Vaccination is very vital to the growth of children but with the outbreak of Covid-19, vaccination exercises in Cameroon have become more complex. From postponing campaigns to parents withdrawing from hospital setups, children aged 0-23 months are left exposed to at least 12 diseases.
In March 2020, after the first Covid-19 case was announced in Cameroon, the government postponed the March 2020 Vaccination campaign so as to avoid the risk of spreading the virus. Though this didn’t stop vaccination at the level of hospitals, the use of immunization services by families have decrease.
According to Cameroon’s Ministry of Public Health, the use of social media during the pandemic increased by 40 percent, with the wild spread of misinformation and disinformation, which fueled the boycott of hospitals in Cameroon. This makes the management of the pandemic more difficult as getting an antidote against fake news is challenging.
To Dr. Cheboh Cornelius, coordinator for the Expanded Program for Immunization in the North West Region, the low turnout at the hospital is as a result of rumors circulating on social media platforms. “Some people are disseminating false stories surrounding vaccines of Covid-19. They say children will be vaccinated with Covid-19 vaccines. People are also afraid to come to the hospital because they think it is an infected environment so they keep children at home rather than bring them for vaccinations”.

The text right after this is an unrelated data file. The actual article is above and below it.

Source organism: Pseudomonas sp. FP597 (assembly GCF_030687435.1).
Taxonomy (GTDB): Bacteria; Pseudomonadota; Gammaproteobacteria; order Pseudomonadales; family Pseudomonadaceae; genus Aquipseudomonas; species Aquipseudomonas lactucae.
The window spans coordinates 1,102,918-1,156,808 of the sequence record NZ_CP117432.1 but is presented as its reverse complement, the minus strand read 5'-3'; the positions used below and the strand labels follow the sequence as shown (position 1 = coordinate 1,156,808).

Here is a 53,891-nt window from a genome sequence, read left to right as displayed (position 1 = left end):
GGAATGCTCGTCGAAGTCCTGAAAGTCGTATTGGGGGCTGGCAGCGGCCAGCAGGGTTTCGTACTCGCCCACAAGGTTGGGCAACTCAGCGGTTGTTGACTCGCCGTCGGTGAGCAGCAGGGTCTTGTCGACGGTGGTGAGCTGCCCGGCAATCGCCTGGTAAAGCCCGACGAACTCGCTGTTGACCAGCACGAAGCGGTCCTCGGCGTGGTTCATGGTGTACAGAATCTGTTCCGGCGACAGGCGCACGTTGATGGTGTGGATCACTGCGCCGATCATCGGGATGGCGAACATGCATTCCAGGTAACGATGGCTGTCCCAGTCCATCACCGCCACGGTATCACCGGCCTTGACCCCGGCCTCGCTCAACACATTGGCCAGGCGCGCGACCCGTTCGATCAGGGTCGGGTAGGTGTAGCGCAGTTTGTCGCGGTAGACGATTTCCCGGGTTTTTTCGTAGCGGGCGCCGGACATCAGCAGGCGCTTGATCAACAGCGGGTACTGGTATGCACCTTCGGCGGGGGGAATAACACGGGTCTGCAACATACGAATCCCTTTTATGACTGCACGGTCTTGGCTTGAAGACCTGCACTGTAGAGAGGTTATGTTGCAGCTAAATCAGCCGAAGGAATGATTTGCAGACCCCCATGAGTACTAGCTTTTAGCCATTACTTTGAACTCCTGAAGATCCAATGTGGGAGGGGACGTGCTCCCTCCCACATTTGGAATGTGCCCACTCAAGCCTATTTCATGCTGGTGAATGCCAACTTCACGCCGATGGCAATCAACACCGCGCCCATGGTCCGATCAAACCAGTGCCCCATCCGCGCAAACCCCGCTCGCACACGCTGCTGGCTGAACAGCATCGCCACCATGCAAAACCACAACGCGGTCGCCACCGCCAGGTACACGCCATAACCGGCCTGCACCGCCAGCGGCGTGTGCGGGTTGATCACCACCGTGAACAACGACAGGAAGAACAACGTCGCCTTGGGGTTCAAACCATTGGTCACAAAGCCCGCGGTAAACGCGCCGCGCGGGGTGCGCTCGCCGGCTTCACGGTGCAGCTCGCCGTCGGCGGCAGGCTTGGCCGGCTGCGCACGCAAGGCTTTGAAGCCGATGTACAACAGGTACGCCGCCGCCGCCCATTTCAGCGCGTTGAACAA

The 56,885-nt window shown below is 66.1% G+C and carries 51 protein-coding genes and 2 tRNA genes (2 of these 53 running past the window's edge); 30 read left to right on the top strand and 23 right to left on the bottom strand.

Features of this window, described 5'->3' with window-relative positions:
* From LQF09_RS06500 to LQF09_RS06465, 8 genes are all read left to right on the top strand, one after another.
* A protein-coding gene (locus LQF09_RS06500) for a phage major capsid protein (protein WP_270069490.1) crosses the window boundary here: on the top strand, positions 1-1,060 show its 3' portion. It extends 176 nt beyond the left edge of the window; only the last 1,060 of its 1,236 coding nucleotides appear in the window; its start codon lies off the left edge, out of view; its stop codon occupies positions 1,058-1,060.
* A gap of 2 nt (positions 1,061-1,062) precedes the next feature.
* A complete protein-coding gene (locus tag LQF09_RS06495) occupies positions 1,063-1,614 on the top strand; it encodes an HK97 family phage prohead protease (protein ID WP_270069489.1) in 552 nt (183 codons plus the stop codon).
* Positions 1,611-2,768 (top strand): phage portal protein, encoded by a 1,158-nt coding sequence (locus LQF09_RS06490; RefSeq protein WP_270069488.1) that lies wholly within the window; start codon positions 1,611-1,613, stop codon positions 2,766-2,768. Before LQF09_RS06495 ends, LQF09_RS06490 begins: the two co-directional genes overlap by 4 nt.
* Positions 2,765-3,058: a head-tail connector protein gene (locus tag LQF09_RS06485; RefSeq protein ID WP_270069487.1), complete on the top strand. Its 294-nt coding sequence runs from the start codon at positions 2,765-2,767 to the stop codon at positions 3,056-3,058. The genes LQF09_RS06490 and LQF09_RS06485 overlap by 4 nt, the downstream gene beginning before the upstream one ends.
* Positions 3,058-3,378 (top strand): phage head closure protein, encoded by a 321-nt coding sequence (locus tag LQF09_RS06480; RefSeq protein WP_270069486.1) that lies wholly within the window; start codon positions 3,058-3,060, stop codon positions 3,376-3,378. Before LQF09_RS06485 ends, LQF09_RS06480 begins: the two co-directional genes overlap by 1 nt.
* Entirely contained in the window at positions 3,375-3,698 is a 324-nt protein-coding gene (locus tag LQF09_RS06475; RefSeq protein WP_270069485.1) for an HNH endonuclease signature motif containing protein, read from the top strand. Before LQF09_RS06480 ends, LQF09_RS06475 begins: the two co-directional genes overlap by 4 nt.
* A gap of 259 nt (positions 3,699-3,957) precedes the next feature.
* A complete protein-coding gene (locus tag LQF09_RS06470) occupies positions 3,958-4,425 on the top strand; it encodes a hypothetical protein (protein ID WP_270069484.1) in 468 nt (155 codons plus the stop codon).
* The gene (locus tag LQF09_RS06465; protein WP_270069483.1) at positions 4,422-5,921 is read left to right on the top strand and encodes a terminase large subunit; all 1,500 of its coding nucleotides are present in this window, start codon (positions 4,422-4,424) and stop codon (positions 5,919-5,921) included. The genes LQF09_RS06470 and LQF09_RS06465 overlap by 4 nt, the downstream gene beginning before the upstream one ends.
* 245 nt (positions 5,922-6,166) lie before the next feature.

Coupled with the armed conflict rocking the region, vaccination coverage has greatly dropped. “The North West region used to be the best in terms of vaccination coverage in the country but we are currently at the 7th position”, says Dr Cheboh Cornelius.
The low national vaccination coverage has given room for rising epidemics such as measles and cholera. Cameroon has reported over 980 cholera cases and 45 deaths since the beginning of 2020. The government is yet to execute a mass campaign against Cholera in the country.
The World Health Organization and UNICEF have of an alarming decline in the number of children receiving life-saving vaccines around the world. This is due to disruptions in the delivery and uptake of immunization services caused by the COVID-19 pandemic. According to new data by WHO and UNICEF, these disruptions threaten to reverse hard-won progress to reach more children and adolescents with a wider range of vaccines, which has already been hampered by a decade of stalling coverage.